Addison Northwest School District

Technology Department

Looking for something fun to do with the kids that includes technology, and activities in class? Check it out!

6 Wintertime Activities for Kids


New (First) Edition of the Video Edition of Knowledge is Power


National Cyber Awareness System:

Multiple Ransomware Infections Reported

10/24/2017 01:16 PM EDT

Original release date: October 24, 2017

US-CERT has received multiple reports of Bad Rabbit ransomware infections in many countries around the world. This suspected variant of Petya ransomware is malicious software that infects a computer and restricts user access to the infected machine until a ransom is paid to unlock it. US-CERT discourages individuals and organizations from paying the ransom, as this does not guarantee that access will be restored. Using unpatched and unsupported software may increase the risk of proliferation of cybersecurity threats, such as ransomware.

US-CERT encourages users and administrators to review US-CERT Alerts TA16-181A and TA17-132A that describe recent ransomware events. Please report ransomware incidents to the Internet Crime Complaint Center (IC3). US-CERT will provide updated information as it becomes available.


Digital Citizenship and Safety Course

Google for Education has some great training courses on how to keep yourself safer on the internet.

Check them out! Each one is 10 - 15 minutes in length and easy to follow.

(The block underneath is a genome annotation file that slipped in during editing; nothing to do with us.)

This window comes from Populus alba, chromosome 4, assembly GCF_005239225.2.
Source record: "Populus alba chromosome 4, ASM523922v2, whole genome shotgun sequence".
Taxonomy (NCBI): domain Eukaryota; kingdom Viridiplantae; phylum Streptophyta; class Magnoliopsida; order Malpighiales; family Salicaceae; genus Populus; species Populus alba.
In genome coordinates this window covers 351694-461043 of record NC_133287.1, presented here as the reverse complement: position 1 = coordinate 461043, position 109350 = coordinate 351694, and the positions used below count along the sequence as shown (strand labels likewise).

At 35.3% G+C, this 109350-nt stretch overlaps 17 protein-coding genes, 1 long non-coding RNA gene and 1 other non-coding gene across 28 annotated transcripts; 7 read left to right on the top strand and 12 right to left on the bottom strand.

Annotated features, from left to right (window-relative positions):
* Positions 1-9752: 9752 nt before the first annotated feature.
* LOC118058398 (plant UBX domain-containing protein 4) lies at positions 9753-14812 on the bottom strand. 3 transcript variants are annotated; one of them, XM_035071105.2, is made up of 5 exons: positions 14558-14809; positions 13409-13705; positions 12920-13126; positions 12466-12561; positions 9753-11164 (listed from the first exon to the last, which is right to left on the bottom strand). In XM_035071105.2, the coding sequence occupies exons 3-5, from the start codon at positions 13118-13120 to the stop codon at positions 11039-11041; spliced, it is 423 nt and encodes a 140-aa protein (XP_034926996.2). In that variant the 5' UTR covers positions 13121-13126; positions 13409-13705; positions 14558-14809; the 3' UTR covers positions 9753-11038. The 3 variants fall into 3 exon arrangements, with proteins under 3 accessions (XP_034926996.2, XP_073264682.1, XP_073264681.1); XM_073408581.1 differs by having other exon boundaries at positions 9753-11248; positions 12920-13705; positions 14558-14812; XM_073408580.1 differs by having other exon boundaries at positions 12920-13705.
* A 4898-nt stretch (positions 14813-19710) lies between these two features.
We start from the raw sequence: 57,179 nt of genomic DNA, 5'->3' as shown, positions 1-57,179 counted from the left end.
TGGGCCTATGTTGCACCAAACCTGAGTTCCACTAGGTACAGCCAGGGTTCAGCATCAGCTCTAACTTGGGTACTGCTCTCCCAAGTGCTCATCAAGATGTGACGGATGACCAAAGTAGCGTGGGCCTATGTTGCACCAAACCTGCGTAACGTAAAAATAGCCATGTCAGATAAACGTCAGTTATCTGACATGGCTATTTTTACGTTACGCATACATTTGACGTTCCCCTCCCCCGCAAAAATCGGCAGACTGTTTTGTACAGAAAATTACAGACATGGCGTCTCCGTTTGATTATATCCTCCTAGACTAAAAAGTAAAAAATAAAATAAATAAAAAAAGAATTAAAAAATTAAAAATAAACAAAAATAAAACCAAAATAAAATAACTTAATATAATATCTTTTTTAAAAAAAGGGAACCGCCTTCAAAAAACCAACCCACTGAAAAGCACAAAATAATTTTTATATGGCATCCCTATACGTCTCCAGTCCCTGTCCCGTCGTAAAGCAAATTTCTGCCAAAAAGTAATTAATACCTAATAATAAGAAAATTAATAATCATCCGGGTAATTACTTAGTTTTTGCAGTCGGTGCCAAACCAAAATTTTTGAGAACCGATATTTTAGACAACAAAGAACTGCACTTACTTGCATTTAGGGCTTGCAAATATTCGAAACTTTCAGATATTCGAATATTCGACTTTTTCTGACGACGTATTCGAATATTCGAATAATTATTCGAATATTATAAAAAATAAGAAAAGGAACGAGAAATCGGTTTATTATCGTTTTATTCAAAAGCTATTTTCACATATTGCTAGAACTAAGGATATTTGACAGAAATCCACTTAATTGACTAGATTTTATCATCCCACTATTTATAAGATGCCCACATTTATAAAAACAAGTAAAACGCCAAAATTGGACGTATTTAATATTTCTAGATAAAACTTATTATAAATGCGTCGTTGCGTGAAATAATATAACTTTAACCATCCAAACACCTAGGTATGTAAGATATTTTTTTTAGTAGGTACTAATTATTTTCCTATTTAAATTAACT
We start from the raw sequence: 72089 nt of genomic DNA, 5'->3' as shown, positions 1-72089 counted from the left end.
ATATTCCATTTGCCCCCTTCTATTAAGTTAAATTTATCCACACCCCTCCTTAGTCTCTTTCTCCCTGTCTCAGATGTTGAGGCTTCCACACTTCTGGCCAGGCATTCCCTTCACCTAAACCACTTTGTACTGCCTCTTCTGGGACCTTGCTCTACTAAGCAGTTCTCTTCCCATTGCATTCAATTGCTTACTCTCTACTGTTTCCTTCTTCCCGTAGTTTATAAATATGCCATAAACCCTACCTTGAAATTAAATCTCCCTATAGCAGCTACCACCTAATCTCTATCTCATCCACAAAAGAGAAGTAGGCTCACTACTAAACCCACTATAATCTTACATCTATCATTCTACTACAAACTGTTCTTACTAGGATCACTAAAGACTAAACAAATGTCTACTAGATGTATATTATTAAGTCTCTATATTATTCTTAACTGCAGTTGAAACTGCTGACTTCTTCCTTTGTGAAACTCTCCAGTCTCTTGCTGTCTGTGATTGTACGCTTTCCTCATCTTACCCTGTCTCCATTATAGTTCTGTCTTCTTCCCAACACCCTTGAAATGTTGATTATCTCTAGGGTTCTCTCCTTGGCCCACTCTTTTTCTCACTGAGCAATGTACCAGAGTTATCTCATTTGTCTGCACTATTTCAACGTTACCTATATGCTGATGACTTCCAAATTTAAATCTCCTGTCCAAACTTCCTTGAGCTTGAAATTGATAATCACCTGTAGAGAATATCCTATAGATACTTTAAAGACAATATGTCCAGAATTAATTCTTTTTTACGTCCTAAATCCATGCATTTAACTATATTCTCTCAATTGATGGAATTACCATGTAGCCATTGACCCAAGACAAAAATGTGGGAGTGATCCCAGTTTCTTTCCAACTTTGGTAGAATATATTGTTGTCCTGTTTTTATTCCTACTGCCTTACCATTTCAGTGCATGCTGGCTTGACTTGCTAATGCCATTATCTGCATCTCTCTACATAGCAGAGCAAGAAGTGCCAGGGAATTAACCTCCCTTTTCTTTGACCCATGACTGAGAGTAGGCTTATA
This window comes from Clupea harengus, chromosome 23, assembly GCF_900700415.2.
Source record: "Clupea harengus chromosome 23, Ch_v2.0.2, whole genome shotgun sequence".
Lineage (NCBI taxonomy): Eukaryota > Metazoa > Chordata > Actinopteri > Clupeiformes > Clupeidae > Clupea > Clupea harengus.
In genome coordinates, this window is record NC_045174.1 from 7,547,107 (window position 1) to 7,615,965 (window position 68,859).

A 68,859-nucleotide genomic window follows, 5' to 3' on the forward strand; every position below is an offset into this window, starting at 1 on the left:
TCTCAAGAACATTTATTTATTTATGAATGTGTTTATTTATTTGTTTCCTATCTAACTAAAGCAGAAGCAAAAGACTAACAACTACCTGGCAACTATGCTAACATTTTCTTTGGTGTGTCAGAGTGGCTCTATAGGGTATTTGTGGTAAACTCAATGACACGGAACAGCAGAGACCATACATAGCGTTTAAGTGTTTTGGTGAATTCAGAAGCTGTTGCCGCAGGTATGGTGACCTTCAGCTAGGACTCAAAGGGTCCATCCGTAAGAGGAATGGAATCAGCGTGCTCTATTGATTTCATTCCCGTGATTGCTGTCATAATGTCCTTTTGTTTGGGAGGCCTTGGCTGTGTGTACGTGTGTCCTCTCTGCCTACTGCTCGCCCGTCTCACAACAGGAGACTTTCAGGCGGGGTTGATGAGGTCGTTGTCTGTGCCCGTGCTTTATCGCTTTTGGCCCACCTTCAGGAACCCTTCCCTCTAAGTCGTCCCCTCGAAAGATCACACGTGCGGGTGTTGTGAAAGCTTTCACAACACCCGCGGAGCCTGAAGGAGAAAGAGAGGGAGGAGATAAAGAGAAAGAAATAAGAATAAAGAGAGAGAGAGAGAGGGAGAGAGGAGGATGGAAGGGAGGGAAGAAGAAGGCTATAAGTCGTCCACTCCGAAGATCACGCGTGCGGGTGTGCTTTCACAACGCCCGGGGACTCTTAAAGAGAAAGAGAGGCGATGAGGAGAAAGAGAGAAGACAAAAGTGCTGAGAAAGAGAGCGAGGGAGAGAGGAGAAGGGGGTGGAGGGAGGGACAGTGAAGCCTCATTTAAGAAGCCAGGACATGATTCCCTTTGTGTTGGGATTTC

or go here for just the Videos


Want to know more tips and tricks about Chromebooks?

Check out the ChromeBook Tips page under the Knowledge is Power tab!


A great Power Teacher Pro Training Presentation including a video at the end:

Power Teacher Pro Training

Power Teacher Pro Quick Reference Card


Stay Informed: Follow this link to the Homeland Security's

"A Parent's Guide to Protecting Your Kids Online":


Cyber Quiz

Test your cyber IQ with the quiz question below.

Question: If you receive a new friend request on social media from someone you don't know, what should you do? Why?

Answer: If you receive a ‘friend’ request from someone you do not know on social media, do NOT immediately approve their request. To protect your online privacy and safety, limit your online "friends" to people you know in real life. Do some fact checking to see if this friend request is a legitimate friend or business. As nice as it is to have more "friends" and followers, consider how sensitive some of your posts and pictures may be and remember how personal some of the information may be like family names/pictures, street addresses and license plates, just to name a few. When you add unknown people to your account(s), you are potentially providing strangers with access to personally identifiable information. In turn, these new “friends” can possibly use this information against you for crimes such as identity theft or online stalking.